The Carmel City Council on Oct. 19 approved a $110 million general fund budget for 2021 and a resolution to cap the tax rate at its 2020 level.
The 2021 budget is 2.1 percent lower than the 2020 budget, a decrease caused in part by 2021 having one less pay period than 2020 and by department leaders being asked to budget conservatively because of the effects of the pandemic.
The budget includes the addition of six police officers, creating a full-time crisis management coordinator position in the fire department and $4.5 million for paving of local streets. For the first time since 2010 it does not include a cost of living adjustment for city employees.
When Mayor Jim Brainard presented the budget at the Oct. 5 council meeting, he did not include a tax rate cap. On Oct. 19 he told the council he didn’t propose one because he didn’t believe it would make much of a difference.
“Half of (homeowners) would not be affected. The ones that would be, if we did or didn’t (have a rate cap), it would be a miniscule amount, a couple cups of coffee,” Brainard said. “I have no objection to doing or not doing one.”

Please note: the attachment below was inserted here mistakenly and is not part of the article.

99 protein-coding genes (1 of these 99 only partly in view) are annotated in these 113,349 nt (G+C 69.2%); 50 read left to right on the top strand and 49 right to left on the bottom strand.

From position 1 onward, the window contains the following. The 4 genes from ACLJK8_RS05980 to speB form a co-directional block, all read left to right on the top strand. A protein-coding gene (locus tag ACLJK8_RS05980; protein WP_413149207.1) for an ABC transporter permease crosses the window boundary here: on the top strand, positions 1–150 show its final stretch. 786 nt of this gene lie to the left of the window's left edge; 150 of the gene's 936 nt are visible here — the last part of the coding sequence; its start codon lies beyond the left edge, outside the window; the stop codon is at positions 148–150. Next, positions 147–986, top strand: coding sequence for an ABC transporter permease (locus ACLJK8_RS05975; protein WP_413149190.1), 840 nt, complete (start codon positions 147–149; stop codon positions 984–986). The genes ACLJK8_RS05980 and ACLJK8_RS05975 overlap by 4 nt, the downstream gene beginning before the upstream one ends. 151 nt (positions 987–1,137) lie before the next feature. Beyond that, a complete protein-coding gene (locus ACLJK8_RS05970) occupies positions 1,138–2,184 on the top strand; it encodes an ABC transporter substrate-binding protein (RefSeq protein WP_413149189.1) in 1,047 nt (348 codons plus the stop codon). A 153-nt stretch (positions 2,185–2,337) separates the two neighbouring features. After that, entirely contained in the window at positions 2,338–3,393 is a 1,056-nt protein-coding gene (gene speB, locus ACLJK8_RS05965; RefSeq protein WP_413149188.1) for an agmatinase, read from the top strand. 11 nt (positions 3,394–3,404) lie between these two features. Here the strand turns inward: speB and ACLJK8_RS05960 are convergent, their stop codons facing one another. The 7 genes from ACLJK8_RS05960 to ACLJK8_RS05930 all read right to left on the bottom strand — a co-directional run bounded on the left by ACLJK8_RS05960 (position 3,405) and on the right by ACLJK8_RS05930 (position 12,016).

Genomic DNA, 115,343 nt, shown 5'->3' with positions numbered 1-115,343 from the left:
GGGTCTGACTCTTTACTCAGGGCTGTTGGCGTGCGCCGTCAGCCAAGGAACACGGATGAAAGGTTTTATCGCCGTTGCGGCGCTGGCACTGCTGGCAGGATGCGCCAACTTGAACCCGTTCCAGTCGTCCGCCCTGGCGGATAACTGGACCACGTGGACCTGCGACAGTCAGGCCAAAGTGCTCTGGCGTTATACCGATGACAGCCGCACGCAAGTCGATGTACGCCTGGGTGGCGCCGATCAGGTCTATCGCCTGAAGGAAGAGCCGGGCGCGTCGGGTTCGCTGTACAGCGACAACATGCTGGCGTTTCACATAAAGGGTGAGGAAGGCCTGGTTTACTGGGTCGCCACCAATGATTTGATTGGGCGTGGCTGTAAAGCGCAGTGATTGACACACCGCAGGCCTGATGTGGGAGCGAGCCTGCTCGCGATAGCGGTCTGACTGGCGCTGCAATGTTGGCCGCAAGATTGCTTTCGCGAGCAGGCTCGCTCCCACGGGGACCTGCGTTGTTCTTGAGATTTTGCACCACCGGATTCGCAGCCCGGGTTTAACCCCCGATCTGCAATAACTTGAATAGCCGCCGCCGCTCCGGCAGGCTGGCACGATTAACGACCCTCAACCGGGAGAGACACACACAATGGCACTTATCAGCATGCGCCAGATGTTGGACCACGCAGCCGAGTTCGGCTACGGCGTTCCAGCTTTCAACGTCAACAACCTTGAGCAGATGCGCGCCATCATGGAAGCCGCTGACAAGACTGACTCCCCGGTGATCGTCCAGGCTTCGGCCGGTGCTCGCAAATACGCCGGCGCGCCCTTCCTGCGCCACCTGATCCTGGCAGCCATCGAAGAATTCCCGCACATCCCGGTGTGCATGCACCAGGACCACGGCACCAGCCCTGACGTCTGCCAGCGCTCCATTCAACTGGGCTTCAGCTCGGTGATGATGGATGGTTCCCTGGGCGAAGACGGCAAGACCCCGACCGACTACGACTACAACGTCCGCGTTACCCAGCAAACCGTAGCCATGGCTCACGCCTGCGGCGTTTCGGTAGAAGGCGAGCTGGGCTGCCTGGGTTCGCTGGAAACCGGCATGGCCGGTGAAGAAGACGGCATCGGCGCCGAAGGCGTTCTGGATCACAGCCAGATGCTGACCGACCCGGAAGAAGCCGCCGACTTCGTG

Several city councilors sponsored a rate cap resolution as a late item added to the Oct. 19 agenda, which was approved unanimously.
The resolution caps the city tax rate at 78.77 cents per $100 of assessed property value. Without the cap, the tax rate could have increased to a maximum of 79.99 cents, a 1.5 percent jump. The state’s Dept. of Local Government Finance will set the final tax rate.
Councilor Adam Aasen said he supported the cap to ensure taxpayers aren’t surprised when they receive their 2021 tax bills.
“I feel we’re taking ownership and responsibility of the rate the taxpayers pay,” he said. “Whether it’s an increase or decrease year to year, I feel it’s important the council own that.”